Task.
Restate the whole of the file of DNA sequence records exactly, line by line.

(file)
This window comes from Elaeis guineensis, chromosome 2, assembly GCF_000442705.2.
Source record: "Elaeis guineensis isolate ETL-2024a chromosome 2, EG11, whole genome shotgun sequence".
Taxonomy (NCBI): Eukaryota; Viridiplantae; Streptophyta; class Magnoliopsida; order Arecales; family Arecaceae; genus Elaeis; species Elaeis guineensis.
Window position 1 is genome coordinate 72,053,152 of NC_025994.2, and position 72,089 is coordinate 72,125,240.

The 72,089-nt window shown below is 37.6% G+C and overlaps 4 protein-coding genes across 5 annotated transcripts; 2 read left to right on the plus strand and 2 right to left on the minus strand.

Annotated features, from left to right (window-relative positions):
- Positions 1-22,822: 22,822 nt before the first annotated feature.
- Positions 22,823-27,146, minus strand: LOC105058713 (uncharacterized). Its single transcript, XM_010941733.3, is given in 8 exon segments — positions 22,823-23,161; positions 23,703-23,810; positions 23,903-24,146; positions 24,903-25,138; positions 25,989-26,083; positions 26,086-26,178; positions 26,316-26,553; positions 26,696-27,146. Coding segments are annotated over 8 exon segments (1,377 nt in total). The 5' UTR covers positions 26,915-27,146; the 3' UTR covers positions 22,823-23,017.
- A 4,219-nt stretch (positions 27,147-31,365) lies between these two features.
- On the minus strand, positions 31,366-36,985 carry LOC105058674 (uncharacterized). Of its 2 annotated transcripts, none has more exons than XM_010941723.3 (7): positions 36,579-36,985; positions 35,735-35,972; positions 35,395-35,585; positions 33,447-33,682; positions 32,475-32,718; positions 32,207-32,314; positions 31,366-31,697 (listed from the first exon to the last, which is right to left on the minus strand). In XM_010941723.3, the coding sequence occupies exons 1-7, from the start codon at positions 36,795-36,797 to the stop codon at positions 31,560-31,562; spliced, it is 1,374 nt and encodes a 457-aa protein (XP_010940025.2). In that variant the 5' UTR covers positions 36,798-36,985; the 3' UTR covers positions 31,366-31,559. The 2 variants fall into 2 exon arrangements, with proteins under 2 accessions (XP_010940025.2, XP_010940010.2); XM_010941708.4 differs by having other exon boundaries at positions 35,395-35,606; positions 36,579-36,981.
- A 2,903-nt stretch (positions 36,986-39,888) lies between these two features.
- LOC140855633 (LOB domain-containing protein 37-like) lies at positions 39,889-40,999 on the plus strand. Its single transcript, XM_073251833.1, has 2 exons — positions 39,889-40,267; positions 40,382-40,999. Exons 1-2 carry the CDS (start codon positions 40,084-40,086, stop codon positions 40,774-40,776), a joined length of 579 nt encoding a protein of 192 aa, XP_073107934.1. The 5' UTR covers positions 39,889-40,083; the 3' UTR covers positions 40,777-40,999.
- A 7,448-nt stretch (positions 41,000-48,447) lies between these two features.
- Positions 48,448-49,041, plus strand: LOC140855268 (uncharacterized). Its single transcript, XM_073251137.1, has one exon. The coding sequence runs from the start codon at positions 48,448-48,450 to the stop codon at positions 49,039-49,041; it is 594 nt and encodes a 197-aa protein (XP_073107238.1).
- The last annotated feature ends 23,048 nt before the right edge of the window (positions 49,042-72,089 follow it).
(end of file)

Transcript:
This window comes from Elaeis guineensis, chromosome 2, assembly GCF_000442705.2.
Source record: "Elaeis guineensis isolate ETL-2024a chromosome 2, EG11, whole genome shotgun sequence".
Taxonomy (NCBI): Eukaryota; Viridiplantae; Streptophyta; class Magnoliopsida; order Arecales; family Arecaceae; genus Elaeis; species Elaeis guineensis.
Window position 1 is genome coordinate 72,053,152 of NC_025994.2, and position 72,089 is coordinate 72,125,240.

The 72,089-nt window shown below is 37.6% G+C and overlaps 4 protein-coding genes across 5 annotated transcripts; 2 read left to right on the plus strand and 2 right to left on the minus strand.

Annotated features, from left to right (window-relative positions):
- Positions 1-22,822: 22,822 nt before the first annotated feature.
- Positions 22,823-27,146, minus strand: LOC105058713 (uncharacterized). Its single transcript, XM_010941733.3, is given in 8 exon segments — positions 22,823-23,161; positions 23,703-23,810; positions 23,903-24,146; positions 24,903-25,138; positions 25,989-26,083; positions 26,086-26,178; positions 26,316-26,553; positions 26,696-27,146. Coding segments are annotated over 8 exon segments (1,377 nt in total). The 5' UTR covers positions 26,915-27,146; the 3' UTR covers positions 22,823-23,017.
- A 4,219-nt stretch (positions 27,147-31,365) lies between these two features.
- On the minus strand, positions 31,366-36,985 carry LOC105058674 (uncharacterized). Of its 2 annotated transcripts, none has more exons than XM_010941723.3 (7): positions 36,579-36,985; positions 35,735-35,972; positions 35,395-35,585; positions 33,447-33,682; positions 32,475-32,718; positions 32,207-32,314; positions 31,366-31,697 (listed from the first exon to the last, which is right to left on the minus strand). In XM_010941723.3, the coding sequence occupies exons 1-7, from the start codon at positions 36,795-36,797 to the stop codon at positions 31,560-31,562; spliced, it is 1,374 nt and encodes a 457-aa protein (XP_010940025.2). In that variant the 5' UTR covers positions 36,798-36,985; the 3' UTR covers positions 31,366-31,559. The 2 variants fall into 2 exon arrangements, with proteins under 2 accessions (XP_010940025.2, XP_010940010.2); XM_010941708.4 differs by having other exon boundaries at positions 35,395-35,606; positions 36,579-36,981.
- A 2,903-nt stretch (positions 36,986-39,888) lies between these two features.
- LOC140855633 (LOB domain-containing protein 37-like) lies at positions 39,889-40,999 on the plus strand. Its single transcript, XM_073251833.1, has 2 exons — positions 39,889-40,267; positions 40,382-40,999. Exons 1-2 carry the CDS (start codon positions 40,084-40,086, stop codon positions 40,774-40,776), a joined length of 579 nt encoding a protein of 192 aa, XP_073107934.1. The 5' UTR covers positions 39,889-40,083; the 3' UTR covers positions 40,777-40,999.
- A 7,448-nt stretch (positions 41,000-48,447) lies between these two features.
- Positions 48,448-49,041, plus strand: LOC140855268 (uncharacterized). Its single transcript, XM_073251137.1, has one exon. The coding sequence runs from the start codon at positions 48,448-48,450 to the stop codon at positions 49,039-49,041; it is 594 nt and encodes a 197-aa protein (XP_073107238.1).
- The last annotated feature ends 23,048 nt before the right edge of the window (positions 49,042-72,089 follow it).